10....9....8....7...6...5...4...3...2...1!! HAPPY NEW YEAR!!! The common tradition of blowing horns, and yelling those three words, and hearing Aude Lang Syne will by a distant memory in the background. This year - something different awaits, and what it is, I am not entirely certain. I know it involves 12 green grapes, a very large party, lots of amazing food and friends, and dressing up to the nines. Yes, New Years this year will be VERY different...
Along with many things that I have recently been experiencing here in this beautiful country of Spain - I am continually seeing things that are vastly different from the traditions and lifestyle that I would encounter in the States. I continually am reminded that this country is a first world country, and you can definely tell, but at times i wonder if the definition of 1st world is a bit...skewed here. And possibly, MY definition was skewed back home in the states...i wont' be so quick to say "No..."
Being sick in another country is one way in which I can say I see the differences in the cultures with raging boldness. I have come down with some sort of cold-like sickness while here and so the last week has been a smorgasboard of attempting to get me back to full health - what a chore that is becoming. On Sunday, with a high fever, it was decided I needed a clinic - or basically a walk-in ER. Only problem - it was a holiday, so nothing was open. Including the clinics. I am certain the hospitals nearby were open, however it was decided FOR me, that I would just spend hours sitting and getting very few answers. My wondeful host-mom began calling everyone she knew (from her sister who is a nurse in Honduras, to one of the doctors from the church) in order to describe to them my current symptoms and to get some kind of medicine. Within the hour I was drinking (a very disgusting) Amoxicillian mixed with Orange Juice and water. I was baffled - how on earth did she get me a prescription without me seeing a doctor...with caution I asked my question. The answer shocked me a bit...apparently here, if you know what you have, and you know what you need, you go to the pharmacy, tell them what you need, and the attendent gets it off the shelf...including Amocillan apparently :-). I choose not to ask questions because I am extremely grateful for this medicine - and i can't wait until it actually starts working :-D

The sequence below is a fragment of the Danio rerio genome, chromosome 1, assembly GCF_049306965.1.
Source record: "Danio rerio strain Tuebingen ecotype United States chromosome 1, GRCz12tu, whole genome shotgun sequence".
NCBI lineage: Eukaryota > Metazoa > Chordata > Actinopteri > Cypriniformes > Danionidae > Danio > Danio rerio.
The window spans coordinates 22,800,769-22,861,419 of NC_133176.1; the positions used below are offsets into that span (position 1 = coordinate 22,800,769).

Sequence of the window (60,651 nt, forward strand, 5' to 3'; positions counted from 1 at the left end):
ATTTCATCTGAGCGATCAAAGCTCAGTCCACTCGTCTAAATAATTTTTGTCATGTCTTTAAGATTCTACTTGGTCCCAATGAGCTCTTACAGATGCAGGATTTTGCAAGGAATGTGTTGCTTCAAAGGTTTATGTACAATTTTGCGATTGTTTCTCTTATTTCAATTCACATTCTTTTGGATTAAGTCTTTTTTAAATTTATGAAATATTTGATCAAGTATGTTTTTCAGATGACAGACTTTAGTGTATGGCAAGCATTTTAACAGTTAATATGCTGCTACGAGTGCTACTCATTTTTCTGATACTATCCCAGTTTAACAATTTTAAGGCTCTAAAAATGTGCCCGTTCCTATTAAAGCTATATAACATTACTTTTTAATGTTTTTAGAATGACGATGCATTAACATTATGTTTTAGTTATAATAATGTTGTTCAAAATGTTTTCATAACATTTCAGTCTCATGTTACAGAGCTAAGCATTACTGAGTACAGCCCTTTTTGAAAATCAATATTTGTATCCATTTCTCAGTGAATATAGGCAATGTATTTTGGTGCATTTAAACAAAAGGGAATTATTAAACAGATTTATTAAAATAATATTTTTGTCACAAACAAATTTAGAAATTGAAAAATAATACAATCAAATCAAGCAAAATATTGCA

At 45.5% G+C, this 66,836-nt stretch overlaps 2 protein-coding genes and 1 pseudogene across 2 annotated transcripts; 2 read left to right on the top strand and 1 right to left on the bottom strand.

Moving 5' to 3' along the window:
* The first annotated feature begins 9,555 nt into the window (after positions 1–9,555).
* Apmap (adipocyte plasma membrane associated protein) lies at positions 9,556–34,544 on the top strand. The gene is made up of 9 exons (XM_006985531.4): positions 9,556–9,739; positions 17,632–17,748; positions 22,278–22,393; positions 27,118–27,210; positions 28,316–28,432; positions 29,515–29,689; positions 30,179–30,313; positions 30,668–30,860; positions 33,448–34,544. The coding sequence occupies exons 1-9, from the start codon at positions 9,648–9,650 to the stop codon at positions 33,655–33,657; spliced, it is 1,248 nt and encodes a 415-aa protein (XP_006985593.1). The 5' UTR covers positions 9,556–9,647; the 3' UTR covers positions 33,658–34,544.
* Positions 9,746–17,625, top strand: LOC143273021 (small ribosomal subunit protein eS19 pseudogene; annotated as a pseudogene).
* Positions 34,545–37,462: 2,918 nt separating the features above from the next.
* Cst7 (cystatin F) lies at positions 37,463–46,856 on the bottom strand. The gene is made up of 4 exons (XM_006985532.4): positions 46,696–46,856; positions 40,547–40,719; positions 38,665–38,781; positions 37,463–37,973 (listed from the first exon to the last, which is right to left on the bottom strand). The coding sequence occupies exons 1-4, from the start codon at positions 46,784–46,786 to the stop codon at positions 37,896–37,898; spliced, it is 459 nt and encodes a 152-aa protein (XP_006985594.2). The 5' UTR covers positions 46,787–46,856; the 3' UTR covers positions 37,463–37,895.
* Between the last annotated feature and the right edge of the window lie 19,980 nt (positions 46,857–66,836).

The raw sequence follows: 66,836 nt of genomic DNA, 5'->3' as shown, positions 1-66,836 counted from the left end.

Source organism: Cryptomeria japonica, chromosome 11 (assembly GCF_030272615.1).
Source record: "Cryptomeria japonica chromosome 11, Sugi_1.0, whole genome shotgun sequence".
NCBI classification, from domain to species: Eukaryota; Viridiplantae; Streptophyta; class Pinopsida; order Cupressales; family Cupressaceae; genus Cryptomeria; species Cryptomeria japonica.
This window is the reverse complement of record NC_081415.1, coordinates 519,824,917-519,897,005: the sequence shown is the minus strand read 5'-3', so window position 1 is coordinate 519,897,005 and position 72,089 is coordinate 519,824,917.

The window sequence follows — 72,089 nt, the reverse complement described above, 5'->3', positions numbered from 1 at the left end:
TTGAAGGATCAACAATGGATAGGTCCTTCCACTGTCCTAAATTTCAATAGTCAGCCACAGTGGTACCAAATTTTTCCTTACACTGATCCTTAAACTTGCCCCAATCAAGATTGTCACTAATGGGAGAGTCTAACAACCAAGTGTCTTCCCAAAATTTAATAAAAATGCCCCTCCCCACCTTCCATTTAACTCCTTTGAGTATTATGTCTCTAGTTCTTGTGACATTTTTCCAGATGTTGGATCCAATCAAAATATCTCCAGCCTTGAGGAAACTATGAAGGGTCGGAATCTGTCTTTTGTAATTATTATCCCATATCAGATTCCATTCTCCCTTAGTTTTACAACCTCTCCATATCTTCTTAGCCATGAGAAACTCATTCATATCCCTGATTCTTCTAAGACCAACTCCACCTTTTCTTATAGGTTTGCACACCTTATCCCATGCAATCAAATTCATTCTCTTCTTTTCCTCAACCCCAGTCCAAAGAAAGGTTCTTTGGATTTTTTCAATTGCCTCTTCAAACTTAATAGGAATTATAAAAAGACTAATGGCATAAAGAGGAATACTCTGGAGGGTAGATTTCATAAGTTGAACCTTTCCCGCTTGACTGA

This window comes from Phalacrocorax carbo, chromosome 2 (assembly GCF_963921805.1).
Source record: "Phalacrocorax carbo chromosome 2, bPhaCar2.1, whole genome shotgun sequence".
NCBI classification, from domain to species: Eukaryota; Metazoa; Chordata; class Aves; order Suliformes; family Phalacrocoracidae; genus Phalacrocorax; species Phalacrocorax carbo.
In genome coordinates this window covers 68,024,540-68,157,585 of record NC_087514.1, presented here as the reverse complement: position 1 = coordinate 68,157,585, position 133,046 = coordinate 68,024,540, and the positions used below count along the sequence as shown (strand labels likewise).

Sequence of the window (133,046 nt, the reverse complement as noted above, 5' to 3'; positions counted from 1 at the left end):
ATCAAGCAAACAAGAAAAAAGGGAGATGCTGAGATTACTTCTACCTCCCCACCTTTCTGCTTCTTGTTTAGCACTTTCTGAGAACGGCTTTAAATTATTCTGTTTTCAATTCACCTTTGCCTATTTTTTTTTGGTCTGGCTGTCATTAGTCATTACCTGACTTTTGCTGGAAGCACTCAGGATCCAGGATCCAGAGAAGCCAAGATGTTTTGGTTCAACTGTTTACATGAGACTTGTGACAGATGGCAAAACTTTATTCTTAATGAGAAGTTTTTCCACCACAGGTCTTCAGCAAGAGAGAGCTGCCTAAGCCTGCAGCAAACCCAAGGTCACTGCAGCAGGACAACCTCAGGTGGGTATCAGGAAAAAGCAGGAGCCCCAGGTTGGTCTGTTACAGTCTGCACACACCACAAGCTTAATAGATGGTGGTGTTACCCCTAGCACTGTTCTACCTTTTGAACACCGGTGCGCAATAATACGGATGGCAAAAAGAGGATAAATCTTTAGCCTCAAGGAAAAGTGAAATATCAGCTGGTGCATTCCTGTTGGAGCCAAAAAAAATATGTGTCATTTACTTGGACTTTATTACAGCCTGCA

Within a few days, I had not improved at all, and it was then decided i actually needed to see a medic - it was important now. So, off my host mom went, with my Passport ready at hand and her cunning ability to describe my symptoms to a T. 20 minutes passed and I then found myself walking down the street to the medic - I finally had an appointment.
Yeah - not so much. There I stood in front of this desk and listened to the doctor as he informed me and my host mom that there was no appointments available that day and I would have to come back tomorrow night. And if I decided to come back for an appointment, it was merely going to be a 15 minute consultation. If I decided I wanted the 15 minute consultation, I would need to pay 50 Euros for the "emergency appointment" and then 30 Euros MORE for the actual consultation. With this description I realized with horrific clarity that it would cost me 80 Euros (right now that adds up to $113 American Dollars) just to get a 15 minute discussion with a doctor and that didn't even mean I would get an answer to what i had. And then he said something even more discouraging..."Ella es de Los Estados Unidos..." The only reason I was being asked to pay 80 Euros was because I was an American... wow. I guess thats one reason why health care in Europe is free... yikes.